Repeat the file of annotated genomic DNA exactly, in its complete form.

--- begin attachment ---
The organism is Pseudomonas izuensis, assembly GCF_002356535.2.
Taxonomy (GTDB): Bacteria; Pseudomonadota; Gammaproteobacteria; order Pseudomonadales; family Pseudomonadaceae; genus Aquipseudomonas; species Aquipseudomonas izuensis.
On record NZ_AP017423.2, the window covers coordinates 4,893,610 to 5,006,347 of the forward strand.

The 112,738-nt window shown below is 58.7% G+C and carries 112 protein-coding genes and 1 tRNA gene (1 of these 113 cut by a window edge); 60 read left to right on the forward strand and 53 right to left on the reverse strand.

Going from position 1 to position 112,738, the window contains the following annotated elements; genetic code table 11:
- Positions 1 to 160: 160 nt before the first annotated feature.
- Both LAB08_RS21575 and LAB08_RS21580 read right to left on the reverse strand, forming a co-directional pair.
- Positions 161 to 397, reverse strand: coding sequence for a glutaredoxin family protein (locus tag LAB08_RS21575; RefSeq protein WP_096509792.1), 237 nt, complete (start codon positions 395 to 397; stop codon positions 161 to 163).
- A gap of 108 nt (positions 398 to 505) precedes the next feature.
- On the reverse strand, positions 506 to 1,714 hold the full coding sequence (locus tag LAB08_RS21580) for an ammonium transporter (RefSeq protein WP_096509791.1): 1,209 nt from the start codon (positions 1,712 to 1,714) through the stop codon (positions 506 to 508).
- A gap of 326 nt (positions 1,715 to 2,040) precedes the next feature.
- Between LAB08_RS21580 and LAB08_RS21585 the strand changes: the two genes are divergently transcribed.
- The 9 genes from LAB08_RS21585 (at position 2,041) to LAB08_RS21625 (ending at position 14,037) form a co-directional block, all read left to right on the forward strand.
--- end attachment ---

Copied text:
The organism is Pseudomonas izuensis, assembly GCF_002356535.2.
Taxonomy (GTDB): Bacteria; Pseudomonadota; Gammaproteobacteria; order Pseudomonadales; family Pseudomonadaceae; genus Aquipseudomonas; species Aquipseudomonas izuensis.
On record NZ_AP017423.2, the window covers coordinates 4,893,610 to 5,006,347 of the forward strand.

The 112,738-nt window shown below is 58.7% G+C and carries 112 protein-coding genes and 1 tRNA gene (1 of these 113 cut by a window edge); 60 read left to right on the forward strand and 53 right to left on the reverse strand.

Going from position 1 to position 112,738, the window contains the following annotated elements; genetic code table 11:
- Positions 1 to 160: 160 nt before the first annotated feature.
- Both LAB08_RS21575 and LAB08_RS21580 read right to left on the reverse strand, forming a co-directional pair.
- Positions 161 to 397, reverse strand: coding sequence for a glutaredoxin family protein (locus tag LAB08_RS21575; RefSeq protein WP_096509792.1), 237 nt, complete (start codon positions 395 to 397; stop codon positions 161 to 163).
- A gap of 108 nt (positions 398 to 505) precedes the next feature.
- On the reverse strand, positions 506 to 1,714 hold the full coding sequence (locus tag LAB08_RS21580) for an ammonium transporter (RefSeq protein WP_096509791.1): 1,209 nt from the start codon (positions 1,712 to 1,714) through the stop codon (positions 506 to 508).
- A gap of 326 nt (positions 1,715 to 2,040) precedes the next feature.
- Between LAB08_RS21580 and LAB08_RS21585 the strand changes: the two genes are divergently transcribed.
- The 9 genes from LAB08_RS21585 (at position 2,041) to LAB08_RS21625 (ending at position 14,037) form a co-directional block, all read left to right on the forward strand.